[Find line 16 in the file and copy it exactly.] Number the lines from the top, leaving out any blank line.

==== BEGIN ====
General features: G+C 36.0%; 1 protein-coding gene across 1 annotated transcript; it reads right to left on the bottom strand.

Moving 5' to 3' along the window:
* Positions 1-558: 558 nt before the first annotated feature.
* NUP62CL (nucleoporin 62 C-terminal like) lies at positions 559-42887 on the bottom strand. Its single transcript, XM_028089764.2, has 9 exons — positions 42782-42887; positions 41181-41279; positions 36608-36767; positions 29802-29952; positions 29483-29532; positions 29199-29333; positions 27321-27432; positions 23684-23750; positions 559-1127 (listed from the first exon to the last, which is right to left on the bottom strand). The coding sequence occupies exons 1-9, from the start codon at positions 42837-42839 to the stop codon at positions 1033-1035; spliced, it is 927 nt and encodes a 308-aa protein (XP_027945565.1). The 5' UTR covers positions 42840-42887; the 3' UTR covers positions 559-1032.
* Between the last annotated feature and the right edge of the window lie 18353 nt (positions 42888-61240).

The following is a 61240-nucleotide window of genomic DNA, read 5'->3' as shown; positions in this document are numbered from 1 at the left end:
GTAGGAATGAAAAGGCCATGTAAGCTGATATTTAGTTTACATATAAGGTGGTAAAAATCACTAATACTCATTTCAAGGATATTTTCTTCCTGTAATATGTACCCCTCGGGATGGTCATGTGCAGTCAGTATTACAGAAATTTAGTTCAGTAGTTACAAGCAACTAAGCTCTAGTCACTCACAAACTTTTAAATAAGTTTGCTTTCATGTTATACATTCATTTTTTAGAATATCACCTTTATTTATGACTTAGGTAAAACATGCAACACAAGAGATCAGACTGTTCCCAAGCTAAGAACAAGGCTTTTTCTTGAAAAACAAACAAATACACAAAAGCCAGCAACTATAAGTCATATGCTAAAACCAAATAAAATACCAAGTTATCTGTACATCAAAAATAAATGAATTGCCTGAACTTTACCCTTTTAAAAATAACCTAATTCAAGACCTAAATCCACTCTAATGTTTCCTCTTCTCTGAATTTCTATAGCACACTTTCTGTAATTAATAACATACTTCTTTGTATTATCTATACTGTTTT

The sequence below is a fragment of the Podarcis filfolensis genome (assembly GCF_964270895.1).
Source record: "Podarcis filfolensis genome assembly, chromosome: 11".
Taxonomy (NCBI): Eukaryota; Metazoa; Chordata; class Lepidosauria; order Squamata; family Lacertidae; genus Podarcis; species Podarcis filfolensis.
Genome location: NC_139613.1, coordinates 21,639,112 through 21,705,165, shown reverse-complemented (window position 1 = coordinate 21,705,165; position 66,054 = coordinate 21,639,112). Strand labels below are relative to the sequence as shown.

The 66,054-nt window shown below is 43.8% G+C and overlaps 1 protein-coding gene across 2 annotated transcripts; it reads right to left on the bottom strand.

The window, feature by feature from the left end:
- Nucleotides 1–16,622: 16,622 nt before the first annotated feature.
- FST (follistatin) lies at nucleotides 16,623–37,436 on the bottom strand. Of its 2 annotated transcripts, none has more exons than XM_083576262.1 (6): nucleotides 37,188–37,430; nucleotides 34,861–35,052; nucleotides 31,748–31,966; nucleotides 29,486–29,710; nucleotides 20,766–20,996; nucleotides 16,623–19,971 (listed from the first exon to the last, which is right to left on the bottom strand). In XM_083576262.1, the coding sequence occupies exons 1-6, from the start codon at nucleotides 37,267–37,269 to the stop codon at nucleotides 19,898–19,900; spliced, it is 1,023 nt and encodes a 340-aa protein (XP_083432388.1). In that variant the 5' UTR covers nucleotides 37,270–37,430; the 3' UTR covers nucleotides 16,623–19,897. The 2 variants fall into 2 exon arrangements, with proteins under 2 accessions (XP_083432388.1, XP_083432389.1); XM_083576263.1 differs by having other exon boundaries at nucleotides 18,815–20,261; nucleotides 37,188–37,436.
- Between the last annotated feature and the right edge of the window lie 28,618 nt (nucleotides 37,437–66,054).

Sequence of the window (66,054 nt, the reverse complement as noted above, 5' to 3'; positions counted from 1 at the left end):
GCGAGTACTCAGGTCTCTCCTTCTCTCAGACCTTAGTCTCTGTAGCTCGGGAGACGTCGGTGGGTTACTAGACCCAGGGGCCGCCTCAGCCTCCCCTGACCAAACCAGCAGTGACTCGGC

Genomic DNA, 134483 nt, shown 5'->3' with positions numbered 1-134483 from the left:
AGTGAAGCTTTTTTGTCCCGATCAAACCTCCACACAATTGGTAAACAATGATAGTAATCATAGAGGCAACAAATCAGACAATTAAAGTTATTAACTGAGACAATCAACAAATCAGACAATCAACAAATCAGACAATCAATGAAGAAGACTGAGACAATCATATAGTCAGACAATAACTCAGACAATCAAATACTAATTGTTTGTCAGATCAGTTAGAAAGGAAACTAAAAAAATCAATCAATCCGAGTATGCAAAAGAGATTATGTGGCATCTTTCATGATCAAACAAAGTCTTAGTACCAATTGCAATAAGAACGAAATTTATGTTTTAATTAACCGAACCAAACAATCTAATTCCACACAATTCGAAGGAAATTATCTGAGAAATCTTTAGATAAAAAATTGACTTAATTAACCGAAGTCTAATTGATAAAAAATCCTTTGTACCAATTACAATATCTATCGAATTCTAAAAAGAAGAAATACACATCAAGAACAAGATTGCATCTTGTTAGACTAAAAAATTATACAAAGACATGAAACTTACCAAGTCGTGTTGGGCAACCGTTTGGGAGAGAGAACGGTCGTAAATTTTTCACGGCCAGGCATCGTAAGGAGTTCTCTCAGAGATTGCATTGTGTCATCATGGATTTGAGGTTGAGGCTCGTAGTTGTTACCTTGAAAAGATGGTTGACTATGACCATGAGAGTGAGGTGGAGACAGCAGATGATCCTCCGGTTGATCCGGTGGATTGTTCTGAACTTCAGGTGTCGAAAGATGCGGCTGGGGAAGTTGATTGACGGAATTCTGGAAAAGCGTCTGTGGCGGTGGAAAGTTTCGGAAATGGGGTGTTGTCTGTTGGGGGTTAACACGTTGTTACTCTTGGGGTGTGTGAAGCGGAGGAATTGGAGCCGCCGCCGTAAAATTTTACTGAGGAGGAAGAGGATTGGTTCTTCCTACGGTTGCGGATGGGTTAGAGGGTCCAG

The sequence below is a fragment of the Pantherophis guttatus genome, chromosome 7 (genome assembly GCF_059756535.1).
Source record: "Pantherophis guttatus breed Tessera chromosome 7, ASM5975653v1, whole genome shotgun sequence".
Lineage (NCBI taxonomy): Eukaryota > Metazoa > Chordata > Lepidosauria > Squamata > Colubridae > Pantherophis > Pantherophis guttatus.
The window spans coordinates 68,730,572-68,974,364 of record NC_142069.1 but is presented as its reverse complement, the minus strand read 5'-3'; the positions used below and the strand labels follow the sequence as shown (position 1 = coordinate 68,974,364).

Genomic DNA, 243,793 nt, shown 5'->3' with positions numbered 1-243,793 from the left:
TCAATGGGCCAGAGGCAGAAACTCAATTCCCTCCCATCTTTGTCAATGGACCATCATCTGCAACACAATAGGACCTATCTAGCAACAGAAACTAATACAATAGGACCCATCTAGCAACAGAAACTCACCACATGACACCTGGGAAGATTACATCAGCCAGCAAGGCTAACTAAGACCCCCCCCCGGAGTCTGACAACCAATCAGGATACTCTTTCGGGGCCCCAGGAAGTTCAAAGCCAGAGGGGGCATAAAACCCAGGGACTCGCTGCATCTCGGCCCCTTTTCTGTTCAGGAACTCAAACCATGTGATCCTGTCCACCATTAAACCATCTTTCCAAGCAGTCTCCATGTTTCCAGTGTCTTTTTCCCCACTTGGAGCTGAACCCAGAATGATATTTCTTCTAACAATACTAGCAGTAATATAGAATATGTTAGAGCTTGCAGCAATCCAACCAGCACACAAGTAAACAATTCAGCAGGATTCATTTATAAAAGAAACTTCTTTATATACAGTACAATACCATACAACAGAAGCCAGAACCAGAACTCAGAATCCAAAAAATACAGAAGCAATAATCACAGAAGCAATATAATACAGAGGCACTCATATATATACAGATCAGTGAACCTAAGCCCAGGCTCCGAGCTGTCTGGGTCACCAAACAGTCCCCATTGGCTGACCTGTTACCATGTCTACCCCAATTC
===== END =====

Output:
- Between the last annotated feature and the right edge of the window lie 28,618 nt (nucleotides 37,437–66,054).